I’ve been thinking a lot about crow calls after being obliged to make my own rather terrible approximation of one last week — on CBC radio no less! I made an attempt at the most common of crow calls — your basic “caw!”
There are, of course, many more linguistic arrows in the corvid quiver — from their lovely gentle “rattle” to the sharp barking alarm call warning of eagles or other aerial danger.
I’ve written quite a few posts about the amazing language of ravens, but crows have some expressive surprises up their feathery sleeves as well.
In fact, just yesterday I heard one of the local crows making a new call.
It sounded rather like “boing,” but I think it may have been a crow version of the beeping sound of a reversing truck. Due to the huge amount of construction our neighbourhood has seen over the past three years, this noise may have been an influential soundscape element for this crow’s formative years!
This next crow lives near some urban backyard chickens and I think I detect a bit of a clucking overtone to their caw.
Finally, White Wing stole the show last spring with her dog woofing with really impressive cat meow finale.
So, if there is ever another occasion when I’m asked to do a crow impersonation, maybe I’ll go for one of these!
It sounded as if Crowmaggedon was in progress in the back alley.
I went out to investigate — expecting, from the sheer volume of sound, to find a full scale murder going on.
Instead, I found two crows — Marvin and Mavis.
Sometimes just Marvin, as Mavis kept making trips back to check on the nest.
It was same call they make when poor Edgar (the cat) ventures out onto our back deck. It is, I’m guessing, their “gound threat” alarm call. They seem to have a slightly higher pitched one for airborne enemies.
Edgar was sleeping innocently on the couch, so not the cause of the ruckus this time.
But I did glimpse a raccoon’s tail disappearing under the neighbour’s fence. It must have gone to sleep there, because Marvin and Mavis kept up their protest for several hours.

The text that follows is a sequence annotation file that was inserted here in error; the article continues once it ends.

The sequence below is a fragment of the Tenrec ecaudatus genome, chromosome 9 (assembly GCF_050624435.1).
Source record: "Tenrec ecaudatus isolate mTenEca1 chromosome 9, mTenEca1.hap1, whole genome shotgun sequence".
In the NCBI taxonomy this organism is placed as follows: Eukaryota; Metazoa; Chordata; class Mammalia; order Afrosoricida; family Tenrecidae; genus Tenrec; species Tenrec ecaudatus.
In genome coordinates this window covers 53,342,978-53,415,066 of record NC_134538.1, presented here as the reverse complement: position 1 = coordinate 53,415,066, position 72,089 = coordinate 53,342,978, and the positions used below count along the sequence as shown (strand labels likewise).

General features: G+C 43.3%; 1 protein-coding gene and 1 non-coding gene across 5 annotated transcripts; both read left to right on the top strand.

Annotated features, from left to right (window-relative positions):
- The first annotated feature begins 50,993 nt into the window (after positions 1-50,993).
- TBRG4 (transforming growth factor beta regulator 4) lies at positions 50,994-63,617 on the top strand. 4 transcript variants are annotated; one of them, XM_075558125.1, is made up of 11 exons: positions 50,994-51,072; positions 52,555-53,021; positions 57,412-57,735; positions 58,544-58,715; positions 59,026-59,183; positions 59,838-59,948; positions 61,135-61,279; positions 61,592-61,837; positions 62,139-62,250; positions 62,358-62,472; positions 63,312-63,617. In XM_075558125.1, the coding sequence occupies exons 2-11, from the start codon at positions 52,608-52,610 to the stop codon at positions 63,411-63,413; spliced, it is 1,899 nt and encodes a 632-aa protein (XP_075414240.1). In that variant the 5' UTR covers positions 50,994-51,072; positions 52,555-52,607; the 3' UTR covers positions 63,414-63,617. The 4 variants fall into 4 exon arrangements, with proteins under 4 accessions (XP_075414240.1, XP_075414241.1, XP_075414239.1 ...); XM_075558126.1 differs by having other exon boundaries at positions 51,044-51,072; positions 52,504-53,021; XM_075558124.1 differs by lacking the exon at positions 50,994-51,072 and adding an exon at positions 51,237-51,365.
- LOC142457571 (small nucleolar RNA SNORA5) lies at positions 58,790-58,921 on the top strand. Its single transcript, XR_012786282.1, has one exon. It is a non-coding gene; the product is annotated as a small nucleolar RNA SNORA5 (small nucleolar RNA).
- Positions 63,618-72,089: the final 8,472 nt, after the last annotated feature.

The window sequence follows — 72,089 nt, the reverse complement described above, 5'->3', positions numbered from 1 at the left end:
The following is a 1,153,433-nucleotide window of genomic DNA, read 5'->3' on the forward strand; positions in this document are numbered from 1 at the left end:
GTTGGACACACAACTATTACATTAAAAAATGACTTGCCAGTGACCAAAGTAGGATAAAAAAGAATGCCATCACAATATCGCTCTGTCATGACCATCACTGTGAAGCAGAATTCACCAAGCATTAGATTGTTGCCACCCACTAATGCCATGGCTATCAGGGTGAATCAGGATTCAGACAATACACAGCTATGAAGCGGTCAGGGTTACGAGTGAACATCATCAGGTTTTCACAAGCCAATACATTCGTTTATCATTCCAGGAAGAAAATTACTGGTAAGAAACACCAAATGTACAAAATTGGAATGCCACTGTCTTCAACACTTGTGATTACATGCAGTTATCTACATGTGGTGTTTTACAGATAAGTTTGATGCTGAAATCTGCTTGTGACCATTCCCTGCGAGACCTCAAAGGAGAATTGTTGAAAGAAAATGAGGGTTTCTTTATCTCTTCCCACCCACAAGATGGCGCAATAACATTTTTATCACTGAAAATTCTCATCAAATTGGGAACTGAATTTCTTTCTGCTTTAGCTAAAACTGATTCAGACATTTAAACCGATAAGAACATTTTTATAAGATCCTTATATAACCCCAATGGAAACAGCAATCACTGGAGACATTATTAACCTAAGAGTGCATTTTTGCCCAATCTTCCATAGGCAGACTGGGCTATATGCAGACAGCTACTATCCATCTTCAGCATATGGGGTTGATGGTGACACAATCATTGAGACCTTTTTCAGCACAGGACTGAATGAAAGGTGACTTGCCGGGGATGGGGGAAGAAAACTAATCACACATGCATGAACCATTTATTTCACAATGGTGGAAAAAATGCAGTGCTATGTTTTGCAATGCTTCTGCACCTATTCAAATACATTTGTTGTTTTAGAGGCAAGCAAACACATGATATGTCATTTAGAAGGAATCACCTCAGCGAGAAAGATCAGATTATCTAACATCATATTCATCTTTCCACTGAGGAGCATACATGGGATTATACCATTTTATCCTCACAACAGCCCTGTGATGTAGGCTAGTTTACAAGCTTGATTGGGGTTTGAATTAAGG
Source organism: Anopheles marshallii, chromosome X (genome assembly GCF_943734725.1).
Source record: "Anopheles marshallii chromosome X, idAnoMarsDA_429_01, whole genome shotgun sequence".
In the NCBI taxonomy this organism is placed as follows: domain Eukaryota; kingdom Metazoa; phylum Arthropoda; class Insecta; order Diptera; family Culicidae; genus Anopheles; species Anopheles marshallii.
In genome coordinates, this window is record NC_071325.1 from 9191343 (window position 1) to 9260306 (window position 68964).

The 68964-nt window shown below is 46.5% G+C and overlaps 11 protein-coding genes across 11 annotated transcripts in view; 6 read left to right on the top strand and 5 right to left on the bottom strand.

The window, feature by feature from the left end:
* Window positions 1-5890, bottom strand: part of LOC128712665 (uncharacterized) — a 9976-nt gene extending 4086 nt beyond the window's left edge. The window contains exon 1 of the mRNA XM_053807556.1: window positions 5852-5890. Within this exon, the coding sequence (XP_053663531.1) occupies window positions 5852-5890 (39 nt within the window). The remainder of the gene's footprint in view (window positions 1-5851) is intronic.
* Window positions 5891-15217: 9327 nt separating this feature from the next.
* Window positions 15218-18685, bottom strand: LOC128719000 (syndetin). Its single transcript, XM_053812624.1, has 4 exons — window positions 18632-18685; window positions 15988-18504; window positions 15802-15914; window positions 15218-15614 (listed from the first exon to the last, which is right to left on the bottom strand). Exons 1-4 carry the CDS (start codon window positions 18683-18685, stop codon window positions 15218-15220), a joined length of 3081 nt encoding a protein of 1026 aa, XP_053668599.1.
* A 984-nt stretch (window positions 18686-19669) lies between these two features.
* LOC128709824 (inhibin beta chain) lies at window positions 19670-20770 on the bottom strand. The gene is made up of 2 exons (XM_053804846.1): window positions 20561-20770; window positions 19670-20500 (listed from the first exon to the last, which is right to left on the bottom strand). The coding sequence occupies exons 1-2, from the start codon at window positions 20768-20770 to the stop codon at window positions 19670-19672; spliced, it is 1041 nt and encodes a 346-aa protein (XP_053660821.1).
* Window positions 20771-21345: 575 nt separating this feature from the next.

This is a raccoon photograph taken the day after the Wall of Sound incident. I never did get a picture of the one that Marvin and Mavis were so mad at. I imagine it was snoring peacefully in the neighbour’s woodpile.
I guess one of the signs that you’ve truly become a “crazy crow lady” is when the ceaseless sound of cawing (which is, objectively, quite annoying after an hour or more) becomes a source of fascination.
Here is Marvin making his point. It’s impressive, for a solo effort.
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But listen how, when Mavis joins in, they cooperate to create a continuous wall of sound. Eat your heart out Phil Spector.
Mavis seems to time her calls to fill every gap in Marvin’s sequence, so that they truly do sound like a flowing river of corvid fury.
The other interesting part of the performance was the incredible number of dynamic shapes they cut against the sky.
Marvin would pace theatrically along the neighbour’s washing line — sometimes struggling to combine keeping balanced with the vocal effort. Rather like trying to sing opera while tight rope walking, I should imagine.
If the story the crows wrote against the sky with their nest building silhouettes was one of peace and tranquility (see Crow Calligraphy) — this more recent essay would be on the subjects of fear, fury and determination.
Mind you, in the middle of all of this, there was time for a bit of curiosity and play. Something at the top of the washing line pole would occasionally distract Marvin from his ranting. Periodic moments of blissful silence would ensue, before he’d remember his sacred mission and pick up the protest.